Office space in New York, San Francisco and Washington, D.C., has been strong, but it's also gotten pricey to buy into. So where can employers and investors go for the next opportunity?
Real estate investment management firm JLL says look to NERDS for the answer: Nashville, East Bay, Raleigh-Durham, Denver and Salt Lake City have expanding metros and lower prices than the U.S. average.
Companies looking for office space can get rental rates that are on average 35 percent lower than the average U.S. rate.
For investors in office REITs, these cities offer a higher return with so-called cap rates, or income returns, between 5.5 and 7.5 percent. REITs such as Brandywine, Mack-Cali, First Potomac and Parkway Properties could look to these cities for growth. "These markets are going to become attractive as these other markets continue to get hot, driven by millennials which are going for quality of life," said Stephen Collins, who leads the America Capital Markets business of JLL.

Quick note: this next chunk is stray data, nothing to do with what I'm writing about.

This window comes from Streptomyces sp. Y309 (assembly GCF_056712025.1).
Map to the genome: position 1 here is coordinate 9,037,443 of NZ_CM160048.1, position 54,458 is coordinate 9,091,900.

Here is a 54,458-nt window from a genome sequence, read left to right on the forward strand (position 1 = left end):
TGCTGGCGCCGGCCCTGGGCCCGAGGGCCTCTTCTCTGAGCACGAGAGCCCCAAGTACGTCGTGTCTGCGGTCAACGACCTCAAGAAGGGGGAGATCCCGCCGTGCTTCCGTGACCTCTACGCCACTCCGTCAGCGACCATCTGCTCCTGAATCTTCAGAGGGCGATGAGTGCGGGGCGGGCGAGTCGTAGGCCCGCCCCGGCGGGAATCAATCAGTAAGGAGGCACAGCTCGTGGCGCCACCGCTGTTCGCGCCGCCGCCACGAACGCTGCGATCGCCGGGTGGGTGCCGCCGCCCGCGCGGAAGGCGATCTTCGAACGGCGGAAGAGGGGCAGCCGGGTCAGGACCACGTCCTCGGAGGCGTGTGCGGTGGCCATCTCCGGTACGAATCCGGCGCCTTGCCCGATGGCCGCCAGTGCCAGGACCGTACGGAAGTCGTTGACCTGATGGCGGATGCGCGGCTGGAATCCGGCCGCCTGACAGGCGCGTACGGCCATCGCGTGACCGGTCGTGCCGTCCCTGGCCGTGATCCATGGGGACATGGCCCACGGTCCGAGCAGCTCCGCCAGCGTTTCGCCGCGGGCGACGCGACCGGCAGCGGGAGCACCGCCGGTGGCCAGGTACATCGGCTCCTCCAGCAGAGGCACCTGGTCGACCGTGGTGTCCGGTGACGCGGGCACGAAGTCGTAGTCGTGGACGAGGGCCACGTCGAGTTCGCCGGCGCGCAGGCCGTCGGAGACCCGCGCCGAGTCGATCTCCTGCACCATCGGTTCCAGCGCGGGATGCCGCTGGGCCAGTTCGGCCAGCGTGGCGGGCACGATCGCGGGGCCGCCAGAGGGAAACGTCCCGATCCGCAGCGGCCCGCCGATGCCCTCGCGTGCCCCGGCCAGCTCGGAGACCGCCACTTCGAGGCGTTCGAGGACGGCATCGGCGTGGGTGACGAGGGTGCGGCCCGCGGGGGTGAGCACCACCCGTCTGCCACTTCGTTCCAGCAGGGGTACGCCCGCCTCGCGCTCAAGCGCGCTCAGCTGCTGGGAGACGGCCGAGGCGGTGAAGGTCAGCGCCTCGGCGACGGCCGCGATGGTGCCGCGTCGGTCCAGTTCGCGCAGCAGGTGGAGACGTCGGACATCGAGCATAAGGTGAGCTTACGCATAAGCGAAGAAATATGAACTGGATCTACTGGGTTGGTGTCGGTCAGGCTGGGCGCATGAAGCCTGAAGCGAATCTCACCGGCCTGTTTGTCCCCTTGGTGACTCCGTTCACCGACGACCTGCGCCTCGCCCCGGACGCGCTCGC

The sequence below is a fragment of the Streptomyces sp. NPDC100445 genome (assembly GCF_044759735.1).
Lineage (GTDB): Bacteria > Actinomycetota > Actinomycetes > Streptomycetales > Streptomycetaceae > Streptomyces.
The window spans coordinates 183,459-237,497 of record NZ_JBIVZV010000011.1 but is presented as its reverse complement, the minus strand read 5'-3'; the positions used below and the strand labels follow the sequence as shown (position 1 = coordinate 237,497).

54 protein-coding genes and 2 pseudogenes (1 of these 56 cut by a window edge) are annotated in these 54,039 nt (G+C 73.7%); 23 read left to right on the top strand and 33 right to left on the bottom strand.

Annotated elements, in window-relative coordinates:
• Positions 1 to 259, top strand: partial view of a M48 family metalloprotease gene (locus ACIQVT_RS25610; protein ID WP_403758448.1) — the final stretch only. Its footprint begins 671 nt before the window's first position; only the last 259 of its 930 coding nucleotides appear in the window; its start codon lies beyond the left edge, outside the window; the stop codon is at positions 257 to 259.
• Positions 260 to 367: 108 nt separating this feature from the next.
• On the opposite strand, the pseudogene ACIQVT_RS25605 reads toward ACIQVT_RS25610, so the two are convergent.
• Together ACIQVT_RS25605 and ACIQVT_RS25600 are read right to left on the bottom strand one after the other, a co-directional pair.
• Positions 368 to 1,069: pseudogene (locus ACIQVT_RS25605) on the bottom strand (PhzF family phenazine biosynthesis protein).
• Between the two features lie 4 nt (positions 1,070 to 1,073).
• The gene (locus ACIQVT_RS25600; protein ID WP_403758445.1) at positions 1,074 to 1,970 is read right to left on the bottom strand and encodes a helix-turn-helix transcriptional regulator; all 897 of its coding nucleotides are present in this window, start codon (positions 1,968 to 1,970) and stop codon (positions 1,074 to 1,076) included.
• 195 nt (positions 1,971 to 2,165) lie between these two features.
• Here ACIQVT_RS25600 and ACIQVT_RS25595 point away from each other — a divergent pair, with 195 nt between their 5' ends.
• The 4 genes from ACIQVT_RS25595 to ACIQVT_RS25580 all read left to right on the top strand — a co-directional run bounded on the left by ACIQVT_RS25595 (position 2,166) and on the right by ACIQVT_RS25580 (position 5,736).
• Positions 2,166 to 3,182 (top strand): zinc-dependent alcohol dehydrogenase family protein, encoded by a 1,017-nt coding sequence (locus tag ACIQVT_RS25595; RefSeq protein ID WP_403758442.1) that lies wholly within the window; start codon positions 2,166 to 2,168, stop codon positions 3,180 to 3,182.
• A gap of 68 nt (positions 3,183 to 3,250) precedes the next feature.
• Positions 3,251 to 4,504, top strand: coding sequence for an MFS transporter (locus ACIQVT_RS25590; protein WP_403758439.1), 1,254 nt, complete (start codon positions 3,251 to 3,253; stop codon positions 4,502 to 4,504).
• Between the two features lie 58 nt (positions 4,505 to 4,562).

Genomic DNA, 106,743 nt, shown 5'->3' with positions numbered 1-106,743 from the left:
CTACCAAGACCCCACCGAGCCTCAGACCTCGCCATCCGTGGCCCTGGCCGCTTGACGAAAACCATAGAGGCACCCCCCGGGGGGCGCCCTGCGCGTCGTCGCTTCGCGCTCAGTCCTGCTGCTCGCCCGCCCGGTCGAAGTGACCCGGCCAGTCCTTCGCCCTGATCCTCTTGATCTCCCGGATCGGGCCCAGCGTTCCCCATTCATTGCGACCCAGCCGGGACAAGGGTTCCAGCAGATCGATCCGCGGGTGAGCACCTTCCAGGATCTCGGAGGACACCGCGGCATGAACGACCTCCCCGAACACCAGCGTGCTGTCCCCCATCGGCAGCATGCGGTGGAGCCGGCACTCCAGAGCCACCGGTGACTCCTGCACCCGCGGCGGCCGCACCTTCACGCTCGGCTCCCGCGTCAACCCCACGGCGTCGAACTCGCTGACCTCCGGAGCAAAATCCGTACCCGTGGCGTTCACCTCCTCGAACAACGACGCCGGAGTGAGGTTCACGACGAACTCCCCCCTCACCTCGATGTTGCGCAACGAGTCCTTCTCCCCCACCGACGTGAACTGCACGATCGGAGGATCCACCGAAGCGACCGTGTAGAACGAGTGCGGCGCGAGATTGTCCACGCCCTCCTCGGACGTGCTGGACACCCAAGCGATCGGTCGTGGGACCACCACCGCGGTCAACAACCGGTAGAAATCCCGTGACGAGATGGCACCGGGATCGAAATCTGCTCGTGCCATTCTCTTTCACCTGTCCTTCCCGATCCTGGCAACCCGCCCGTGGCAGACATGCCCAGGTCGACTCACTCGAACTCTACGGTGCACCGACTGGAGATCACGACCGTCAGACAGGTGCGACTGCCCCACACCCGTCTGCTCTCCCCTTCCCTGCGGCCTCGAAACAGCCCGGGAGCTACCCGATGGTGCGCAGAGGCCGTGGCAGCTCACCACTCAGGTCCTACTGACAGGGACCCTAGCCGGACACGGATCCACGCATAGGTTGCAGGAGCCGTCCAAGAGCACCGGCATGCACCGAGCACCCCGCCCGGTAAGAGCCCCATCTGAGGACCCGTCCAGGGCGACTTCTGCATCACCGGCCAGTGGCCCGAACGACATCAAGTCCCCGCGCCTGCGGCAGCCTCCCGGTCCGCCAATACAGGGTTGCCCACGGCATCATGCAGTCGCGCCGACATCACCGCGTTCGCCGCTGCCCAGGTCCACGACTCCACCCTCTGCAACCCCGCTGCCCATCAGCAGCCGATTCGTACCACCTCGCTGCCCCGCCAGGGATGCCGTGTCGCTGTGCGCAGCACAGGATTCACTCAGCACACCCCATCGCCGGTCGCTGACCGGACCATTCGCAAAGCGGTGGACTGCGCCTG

The country music capital isn't just about the music industry, but rather is anchored by jobs in education and health care, which account for 15.5 percent of jobs. Vanderbilt University is attracting young people who are willing to stay, helping revive the downtown area. On Wednesday, Bridgestone America broke ground on a 30-story, $200 million headquarters in downtown, which will bring in 1,700 workers.
Office employment: 208,100 or 25 percent of total employment
Vacancy rate: 8.6 percent